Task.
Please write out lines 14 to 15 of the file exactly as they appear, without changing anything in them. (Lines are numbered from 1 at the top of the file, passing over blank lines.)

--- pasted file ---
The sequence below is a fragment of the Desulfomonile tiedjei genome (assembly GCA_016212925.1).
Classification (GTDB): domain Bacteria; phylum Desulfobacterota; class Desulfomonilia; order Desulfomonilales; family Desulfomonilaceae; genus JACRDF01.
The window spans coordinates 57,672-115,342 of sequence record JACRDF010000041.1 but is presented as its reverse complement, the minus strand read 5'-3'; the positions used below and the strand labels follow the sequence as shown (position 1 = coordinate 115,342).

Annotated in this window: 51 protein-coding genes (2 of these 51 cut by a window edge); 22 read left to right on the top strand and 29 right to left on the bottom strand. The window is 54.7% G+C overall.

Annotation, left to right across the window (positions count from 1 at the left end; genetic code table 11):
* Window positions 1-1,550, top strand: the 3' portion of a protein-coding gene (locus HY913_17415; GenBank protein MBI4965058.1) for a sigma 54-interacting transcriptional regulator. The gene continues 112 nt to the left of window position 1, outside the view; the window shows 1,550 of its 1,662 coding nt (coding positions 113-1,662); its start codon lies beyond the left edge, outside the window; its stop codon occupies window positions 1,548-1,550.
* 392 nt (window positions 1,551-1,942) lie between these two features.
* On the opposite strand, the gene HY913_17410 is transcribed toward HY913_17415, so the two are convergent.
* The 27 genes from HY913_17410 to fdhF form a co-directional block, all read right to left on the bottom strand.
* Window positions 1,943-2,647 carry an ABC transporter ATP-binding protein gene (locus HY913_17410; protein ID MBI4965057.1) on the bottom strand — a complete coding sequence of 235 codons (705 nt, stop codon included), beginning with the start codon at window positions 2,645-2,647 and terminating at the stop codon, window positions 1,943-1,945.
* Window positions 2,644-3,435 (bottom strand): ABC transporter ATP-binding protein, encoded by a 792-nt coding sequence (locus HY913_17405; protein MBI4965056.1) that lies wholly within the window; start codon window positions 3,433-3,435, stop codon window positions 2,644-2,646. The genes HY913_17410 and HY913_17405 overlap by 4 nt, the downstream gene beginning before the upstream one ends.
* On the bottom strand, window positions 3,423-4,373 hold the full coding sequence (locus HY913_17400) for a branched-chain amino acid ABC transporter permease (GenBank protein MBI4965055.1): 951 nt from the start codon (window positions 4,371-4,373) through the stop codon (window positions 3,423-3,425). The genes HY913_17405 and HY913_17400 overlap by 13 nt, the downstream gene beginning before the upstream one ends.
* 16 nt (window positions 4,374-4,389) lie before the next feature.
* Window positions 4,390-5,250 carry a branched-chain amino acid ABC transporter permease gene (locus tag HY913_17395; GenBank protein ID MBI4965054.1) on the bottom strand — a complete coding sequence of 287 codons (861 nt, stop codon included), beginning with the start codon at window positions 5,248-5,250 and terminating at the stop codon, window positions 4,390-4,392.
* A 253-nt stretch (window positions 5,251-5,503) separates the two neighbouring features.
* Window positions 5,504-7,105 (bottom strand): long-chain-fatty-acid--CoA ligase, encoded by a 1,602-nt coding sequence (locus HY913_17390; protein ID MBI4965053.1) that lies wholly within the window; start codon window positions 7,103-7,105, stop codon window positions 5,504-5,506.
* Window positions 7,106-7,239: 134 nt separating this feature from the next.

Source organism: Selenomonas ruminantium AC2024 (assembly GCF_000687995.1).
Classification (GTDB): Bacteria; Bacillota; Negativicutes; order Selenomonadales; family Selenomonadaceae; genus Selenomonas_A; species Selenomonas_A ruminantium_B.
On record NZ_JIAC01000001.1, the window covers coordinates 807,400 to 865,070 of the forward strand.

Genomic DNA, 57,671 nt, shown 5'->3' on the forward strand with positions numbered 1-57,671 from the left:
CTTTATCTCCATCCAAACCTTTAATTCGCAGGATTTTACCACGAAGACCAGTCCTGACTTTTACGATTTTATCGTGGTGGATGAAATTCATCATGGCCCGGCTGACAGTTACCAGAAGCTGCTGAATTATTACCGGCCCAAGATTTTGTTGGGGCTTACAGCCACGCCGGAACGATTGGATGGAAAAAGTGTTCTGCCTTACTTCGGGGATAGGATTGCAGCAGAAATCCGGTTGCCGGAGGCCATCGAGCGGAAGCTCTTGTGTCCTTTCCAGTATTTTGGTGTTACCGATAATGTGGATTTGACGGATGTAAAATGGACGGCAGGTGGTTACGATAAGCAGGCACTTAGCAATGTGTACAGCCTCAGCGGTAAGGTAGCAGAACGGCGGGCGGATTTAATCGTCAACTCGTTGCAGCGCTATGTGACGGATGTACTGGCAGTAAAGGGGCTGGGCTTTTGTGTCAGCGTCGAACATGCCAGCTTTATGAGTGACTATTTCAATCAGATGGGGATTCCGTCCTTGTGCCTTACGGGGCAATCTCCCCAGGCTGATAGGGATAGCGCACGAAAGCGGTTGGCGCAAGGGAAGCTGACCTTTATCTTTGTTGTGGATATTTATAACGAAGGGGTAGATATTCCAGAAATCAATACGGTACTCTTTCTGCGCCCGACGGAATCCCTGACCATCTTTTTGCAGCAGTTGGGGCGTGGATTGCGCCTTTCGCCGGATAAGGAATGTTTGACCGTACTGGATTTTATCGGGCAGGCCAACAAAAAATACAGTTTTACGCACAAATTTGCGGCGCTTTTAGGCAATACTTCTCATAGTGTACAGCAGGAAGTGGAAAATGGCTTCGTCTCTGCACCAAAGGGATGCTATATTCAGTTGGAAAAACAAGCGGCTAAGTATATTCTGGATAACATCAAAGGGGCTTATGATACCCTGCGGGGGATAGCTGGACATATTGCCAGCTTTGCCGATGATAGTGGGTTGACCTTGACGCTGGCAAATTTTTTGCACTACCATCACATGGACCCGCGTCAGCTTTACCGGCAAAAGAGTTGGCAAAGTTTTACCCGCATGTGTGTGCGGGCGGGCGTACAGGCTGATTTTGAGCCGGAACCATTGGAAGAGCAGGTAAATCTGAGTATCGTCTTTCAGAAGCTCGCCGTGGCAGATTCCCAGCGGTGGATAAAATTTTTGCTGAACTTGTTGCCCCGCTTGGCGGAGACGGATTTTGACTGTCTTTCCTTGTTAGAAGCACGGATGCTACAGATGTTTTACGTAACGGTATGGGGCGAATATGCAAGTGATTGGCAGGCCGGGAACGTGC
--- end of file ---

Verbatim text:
* Window positions 4,390-5,250 carry a branched-chain amino acid ABC transporter permease gene (locus tag HY913_17395; GenBank protein ID MBI4965054.1) on the bottom strand — a complete coding sequence of 287 codons (861 nt, stop codon included), beginning with the start codon at window positions 5,248-5,250 and terminating at the stop codon, window positions 4,390-4,392.
* A 253-nt stretch (window positions 5,251-5,503) separates the two neighbouring features.